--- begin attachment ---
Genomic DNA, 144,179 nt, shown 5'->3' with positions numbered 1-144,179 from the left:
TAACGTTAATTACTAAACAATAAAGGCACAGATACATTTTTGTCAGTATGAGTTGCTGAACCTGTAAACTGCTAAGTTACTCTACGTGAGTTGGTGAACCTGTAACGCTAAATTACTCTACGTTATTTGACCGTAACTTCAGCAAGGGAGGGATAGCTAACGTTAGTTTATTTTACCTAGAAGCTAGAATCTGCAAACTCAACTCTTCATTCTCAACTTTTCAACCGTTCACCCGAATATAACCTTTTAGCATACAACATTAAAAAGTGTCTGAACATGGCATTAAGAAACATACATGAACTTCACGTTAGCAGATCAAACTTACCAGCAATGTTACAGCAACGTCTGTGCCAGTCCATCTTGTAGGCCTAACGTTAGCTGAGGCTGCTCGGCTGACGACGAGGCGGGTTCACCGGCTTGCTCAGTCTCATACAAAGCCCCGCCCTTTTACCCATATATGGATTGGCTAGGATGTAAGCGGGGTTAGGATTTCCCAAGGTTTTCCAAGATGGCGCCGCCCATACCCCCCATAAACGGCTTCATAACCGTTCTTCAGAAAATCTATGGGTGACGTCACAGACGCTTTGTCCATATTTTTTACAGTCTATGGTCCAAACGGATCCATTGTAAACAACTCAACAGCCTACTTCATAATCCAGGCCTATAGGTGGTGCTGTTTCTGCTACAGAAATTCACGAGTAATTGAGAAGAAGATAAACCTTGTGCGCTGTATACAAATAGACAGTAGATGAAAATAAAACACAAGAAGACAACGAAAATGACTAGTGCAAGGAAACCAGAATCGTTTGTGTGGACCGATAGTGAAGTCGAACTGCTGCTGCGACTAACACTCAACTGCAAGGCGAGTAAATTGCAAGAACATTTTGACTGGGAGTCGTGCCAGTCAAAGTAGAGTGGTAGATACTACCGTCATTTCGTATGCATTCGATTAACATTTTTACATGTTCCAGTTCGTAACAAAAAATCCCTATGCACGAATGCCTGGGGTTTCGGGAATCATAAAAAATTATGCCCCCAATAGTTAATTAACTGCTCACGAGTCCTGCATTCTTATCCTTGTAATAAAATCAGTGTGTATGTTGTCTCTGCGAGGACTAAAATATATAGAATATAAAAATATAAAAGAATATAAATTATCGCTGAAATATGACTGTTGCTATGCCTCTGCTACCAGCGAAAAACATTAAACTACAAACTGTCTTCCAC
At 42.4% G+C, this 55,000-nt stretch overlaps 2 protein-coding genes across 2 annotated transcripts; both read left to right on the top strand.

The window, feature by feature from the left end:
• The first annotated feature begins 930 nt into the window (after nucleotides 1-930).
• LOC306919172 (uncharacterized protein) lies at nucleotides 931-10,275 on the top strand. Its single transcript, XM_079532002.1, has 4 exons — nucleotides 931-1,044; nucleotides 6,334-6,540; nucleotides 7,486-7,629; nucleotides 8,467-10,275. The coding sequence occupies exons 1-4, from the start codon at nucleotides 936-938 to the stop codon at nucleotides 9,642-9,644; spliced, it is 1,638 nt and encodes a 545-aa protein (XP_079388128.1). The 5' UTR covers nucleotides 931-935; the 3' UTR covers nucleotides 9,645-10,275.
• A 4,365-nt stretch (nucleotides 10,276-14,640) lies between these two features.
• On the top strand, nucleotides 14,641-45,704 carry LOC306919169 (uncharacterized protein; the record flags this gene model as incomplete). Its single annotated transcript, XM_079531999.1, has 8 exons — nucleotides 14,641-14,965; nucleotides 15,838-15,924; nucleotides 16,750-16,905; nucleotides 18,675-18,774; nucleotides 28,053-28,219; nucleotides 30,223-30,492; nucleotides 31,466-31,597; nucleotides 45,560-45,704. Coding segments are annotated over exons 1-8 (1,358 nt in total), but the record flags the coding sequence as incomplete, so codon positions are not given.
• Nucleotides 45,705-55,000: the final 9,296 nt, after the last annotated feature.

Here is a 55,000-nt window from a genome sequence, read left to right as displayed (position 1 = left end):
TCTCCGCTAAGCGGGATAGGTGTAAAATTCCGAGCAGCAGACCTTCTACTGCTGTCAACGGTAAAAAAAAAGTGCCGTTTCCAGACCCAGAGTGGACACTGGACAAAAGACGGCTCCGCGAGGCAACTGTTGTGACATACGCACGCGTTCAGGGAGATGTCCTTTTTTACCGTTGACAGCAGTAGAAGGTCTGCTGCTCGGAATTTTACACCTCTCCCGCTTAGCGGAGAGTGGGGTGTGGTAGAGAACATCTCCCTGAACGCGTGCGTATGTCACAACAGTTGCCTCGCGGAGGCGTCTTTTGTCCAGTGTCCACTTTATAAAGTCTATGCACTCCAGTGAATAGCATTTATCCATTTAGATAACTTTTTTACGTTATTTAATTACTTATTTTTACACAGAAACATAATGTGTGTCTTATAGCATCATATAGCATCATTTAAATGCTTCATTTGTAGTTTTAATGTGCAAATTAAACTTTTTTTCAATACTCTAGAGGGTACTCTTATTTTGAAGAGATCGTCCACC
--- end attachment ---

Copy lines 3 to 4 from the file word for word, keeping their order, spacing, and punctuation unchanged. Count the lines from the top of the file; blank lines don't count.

At 42.4% G+C, this 55,000-nt stretch overlaps 2 protein-coding genes across 2 annotated transcripts; both read left to right on the top strand.

The window, feature by feature from the left end: